The impact of GDPR on the processing of sensitive data by insurance companies
Autor: Marta Ryskalczyk
From 25 May 2018, all Member States of the European Union will be obliged to apply Regulation (EU) 2016/679 of the European Parliament and of the Council of 27 April 2016 on the protection of natural persons with regard to the processing of personal data and on the free movement of such data, and repealing Directive 95/46/EC (General Data Protection Regulation). The Regulation will replace the existing national regulations in the field of personal data protection, including the existing Act on Personal Data Protection. The Ministry of Digital Affairs is currently working on a new act that will clarify the GDPR rules, left to the EU Member States’s legislation.
One of the changes introduced by the GDPR concerns the processing of sensitive data. Under the current Act on the Protection of Personal Data, the processing of personal data revealing racial or ethnic origin, political opinions, religious or philosophical beliefs, religious, political party or trade-union membership, as well as the processing of data concerning health, genetic code, addictions or sex life and data relating to convictions, decisions on penalties, fines and other decisions issued in court or administrative proceedings are prohibited.
One of the exceptions provided for in the current Act on Protection of Personal Data which allows the processing of sensitive data, is the written consent of the data subject. Obtaining consent in such a form constitutes an obstacle eg. to conclude contracts, which need to process sensitive data by telephone.
Such a requirement makes difficult eg. concluding life insurance contracts by telephone. Information about the health of the insured person and their history of illnesses is usually necessary to assess the insurance risk and determine the appropriate premium. However, under the current Act on Protection of Personal Data the insurer cannot obtain such information over the telephone as it is sensitive data.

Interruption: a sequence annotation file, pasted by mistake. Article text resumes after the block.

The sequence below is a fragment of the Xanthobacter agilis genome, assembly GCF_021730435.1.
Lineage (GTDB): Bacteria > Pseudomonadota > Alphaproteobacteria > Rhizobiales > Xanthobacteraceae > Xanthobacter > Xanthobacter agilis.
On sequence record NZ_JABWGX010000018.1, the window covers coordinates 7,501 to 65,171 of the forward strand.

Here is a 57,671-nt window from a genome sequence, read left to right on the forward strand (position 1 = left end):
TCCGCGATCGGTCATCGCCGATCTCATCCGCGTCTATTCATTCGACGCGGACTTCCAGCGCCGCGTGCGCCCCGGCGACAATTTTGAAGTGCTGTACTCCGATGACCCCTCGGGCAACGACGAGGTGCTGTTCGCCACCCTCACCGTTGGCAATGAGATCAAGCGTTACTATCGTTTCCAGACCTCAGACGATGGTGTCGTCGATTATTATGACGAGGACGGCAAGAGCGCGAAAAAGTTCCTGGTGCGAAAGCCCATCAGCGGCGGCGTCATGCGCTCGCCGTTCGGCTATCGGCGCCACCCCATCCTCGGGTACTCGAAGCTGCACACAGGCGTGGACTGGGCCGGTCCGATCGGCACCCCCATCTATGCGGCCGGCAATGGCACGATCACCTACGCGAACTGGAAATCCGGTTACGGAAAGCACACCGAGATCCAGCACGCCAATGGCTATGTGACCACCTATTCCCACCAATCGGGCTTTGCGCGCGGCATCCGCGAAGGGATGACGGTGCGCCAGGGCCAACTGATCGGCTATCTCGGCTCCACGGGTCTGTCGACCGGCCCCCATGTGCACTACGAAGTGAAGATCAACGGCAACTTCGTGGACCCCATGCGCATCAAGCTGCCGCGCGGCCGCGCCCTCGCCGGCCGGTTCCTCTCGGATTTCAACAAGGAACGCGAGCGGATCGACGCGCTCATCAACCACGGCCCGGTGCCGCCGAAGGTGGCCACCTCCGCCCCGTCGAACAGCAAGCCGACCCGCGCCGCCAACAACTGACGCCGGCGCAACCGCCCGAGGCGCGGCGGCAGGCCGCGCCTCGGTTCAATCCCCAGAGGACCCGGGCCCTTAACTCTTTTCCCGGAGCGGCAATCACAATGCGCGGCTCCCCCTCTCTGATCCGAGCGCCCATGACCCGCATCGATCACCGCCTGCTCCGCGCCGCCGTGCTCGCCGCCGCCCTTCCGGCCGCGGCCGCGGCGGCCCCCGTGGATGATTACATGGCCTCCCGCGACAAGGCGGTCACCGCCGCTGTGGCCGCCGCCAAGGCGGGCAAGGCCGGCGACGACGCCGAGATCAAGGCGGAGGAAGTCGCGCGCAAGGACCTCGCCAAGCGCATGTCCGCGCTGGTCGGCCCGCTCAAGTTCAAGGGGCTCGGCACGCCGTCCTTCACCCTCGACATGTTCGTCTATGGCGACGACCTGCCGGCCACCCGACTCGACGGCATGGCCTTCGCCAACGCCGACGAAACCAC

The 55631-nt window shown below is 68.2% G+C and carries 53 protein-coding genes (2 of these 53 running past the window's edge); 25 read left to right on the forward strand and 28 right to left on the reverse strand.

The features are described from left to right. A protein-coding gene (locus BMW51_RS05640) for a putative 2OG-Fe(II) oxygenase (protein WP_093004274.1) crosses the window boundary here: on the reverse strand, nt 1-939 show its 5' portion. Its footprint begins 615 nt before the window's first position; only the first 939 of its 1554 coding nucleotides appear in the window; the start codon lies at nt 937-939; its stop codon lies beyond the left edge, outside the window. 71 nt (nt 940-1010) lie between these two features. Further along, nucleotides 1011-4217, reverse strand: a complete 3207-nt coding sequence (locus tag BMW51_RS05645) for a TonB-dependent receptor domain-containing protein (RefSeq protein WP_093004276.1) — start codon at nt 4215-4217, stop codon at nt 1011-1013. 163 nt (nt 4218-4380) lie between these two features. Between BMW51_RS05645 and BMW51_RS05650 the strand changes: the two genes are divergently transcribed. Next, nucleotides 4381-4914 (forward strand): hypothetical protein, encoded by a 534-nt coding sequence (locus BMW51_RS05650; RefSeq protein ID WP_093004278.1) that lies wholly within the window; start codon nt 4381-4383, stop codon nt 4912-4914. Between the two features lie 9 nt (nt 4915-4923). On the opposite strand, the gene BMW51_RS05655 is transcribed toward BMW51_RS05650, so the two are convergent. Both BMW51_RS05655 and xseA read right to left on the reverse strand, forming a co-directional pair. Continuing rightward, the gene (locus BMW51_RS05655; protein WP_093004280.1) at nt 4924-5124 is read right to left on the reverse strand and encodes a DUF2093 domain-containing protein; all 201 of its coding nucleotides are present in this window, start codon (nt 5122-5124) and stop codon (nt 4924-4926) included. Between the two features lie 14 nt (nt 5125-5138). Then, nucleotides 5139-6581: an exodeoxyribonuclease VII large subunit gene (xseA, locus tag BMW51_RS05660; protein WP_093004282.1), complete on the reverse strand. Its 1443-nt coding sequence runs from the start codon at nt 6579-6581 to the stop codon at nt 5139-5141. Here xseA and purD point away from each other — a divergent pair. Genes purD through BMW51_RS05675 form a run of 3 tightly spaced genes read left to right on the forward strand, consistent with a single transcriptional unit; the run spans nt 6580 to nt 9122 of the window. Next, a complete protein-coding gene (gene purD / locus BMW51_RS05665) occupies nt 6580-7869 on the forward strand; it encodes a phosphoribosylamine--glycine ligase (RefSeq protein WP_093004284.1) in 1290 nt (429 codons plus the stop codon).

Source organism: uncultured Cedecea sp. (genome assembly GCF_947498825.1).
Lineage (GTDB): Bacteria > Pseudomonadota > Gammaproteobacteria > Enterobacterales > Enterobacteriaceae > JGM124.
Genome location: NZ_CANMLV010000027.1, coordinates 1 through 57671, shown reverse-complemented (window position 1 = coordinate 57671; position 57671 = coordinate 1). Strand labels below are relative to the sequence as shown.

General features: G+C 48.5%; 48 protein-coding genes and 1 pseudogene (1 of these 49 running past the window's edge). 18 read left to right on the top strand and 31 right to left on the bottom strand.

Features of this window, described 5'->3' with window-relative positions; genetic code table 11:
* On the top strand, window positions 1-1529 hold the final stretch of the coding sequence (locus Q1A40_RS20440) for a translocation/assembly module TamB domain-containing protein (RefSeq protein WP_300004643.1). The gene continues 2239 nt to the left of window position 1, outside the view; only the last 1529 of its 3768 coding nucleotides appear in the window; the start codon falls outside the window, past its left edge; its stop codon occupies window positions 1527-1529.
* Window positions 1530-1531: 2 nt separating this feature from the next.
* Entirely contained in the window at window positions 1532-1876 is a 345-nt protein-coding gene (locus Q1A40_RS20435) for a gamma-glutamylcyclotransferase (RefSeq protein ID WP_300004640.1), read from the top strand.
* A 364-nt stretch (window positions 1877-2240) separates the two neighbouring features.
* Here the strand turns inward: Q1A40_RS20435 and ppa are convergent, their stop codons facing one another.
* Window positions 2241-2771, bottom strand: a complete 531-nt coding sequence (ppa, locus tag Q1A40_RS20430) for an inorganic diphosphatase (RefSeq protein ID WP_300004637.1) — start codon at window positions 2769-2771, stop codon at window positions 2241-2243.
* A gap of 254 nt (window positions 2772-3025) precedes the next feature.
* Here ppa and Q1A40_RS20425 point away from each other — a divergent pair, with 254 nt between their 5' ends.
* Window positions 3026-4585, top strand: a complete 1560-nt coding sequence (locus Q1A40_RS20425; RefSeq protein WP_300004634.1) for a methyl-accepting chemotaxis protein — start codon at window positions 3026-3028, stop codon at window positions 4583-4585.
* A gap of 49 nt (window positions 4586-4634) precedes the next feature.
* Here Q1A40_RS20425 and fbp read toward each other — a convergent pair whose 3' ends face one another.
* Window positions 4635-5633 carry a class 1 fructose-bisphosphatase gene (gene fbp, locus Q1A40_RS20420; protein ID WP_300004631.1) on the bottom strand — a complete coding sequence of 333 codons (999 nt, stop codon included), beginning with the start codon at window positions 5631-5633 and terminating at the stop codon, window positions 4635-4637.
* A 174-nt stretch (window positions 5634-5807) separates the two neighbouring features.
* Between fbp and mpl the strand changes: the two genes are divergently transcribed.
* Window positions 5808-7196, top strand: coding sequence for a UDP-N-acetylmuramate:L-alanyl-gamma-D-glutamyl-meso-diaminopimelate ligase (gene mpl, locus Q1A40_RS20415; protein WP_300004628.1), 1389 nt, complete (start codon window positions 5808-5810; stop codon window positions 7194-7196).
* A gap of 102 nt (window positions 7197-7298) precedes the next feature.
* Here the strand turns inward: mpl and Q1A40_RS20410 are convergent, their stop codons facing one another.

GDPR introduces some changes to the processing of sensitive data, named in the GDPR ‘specific categories of personal data’. The catalog of these data has been extended and includes biometric data defined as data resulting from specific technical processing relating to the physical, physiological or behavioural characteristics of a natural person, which allow or confirm the unique identification of that natural person, such as facial images or dactyloscopic data. However, the most important change introduced by GDPR is the requirement to obtain explicit consent for the processing of specific categories of personal data from the data subject.
The legislator stated that such consent shall be explicit, the special form in which it has to be expressed is not required, and consequently, there is no obligation to obtain written consent from the client for the processing of such data.
GDPR, however, provides that EU Member States may maintain or introduce further conditions, including limitations, with regard to the processing of genetic data, biometric data or data concerning health.
The Ministry of Digital Affairs published the draft law on the Protection of Personal Data on 28 March 2017. The provisions of this draft do not refer to specific categories of personal data. However, as the Ministry of Digital Affairs points out, the draft does not exhaust all the regulations necessary for introduction into the new Act on Protection of Personal Data.
If Poland does not decide to introduce a special form of consent for the processing of specific category data, this will allow many entrepreneurs to enter the telephone sale market.